Given the importance of the industry to the UK economy, its ability to adapt to these challenges could have significant implications for employment and the pace of the economic recovery
Since April we have seen politicians around the world trying to roll back on the panic created by the Corona Virus. The machinery of government and its institutions, particularly areas involved in health, led by the World Health Organisation, embraced the idea of pandemic and effectively shut down the world’s economy.
Those in lower-earning jobs offering £15-£25 thousand per annum (less than London Living Wage) are worst affected. Higher paid jobs’ greater likeliness to be conducted from home is partly reflected in the far lower reduction in available positions.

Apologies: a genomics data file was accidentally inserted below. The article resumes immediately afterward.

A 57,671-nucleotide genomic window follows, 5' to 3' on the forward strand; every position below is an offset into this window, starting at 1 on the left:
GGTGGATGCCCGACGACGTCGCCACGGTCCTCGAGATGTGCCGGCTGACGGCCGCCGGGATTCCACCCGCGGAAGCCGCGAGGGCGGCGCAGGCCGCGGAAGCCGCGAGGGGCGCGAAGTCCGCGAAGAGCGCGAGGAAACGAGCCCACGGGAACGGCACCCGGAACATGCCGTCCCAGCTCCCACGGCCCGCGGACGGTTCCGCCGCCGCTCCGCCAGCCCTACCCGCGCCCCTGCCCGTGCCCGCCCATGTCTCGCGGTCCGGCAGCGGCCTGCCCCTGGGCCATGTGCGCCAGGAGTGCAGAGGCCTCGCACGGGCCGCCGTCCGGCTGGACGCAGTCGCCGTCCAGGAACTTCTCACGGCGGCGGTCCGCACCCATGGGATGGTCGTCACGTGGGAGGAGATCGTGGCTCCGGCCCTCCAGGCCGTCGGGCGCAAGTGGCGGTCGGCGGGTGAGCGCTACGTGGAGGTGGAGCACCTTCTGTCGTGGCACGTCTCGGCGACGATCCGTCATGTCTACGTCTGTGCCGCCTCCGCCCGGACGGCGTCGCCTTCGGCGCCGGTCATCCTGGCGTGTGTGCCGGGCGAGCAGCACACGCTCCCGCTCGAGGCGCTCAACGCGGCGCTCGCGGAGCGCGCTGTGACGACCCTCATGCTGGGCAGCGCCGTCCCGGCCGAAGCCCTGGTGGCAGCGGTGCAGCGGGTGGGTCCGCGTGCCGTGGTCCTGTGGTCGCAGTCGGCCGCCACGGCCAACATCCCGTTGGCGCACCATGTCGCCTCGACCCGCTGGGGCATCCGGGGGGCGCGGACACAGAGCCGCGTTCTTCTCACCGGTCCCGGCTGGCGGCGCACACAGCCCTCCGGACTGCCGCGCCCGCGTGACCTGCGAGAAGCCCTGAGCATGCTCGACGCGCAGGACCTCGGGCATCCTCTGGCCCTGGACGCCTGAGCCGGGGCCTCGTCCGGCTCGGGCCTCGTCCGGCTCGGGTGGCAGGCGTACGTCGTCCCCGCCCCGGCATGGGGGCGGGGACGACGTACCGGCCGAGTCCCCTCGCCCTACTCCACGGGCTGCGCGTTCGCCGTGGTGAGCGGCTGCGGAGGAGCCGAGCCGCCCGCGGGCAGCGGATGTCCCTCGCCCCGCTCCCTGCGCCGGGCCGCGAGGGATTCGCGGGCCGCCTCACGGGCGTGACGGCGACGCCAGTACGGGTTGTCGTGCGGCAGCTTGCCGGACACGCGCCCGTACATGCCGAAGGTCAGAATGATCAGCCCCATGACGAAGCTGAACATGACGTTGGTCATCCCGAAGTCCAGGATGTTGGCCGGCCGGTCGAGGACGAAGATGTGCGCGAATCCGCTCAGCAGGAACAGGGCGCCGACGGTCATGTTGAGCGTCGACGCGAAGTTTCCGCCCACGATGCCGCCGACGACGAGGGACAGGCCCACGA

There is a risk that following the shock of the pandemic and poor economic recovery, deep seated pessimism may set in for the young, who already feel that their lives will be less prosperous than their parents’.
Researchers from Imperial College London predicting that ‘transmission will quickly rebound if interventions are relaxed.’. If this causes reintroduction of measures, then a double-dip recession looms. Indeed, should the spread of the virus maintain this pace, a sustained decline is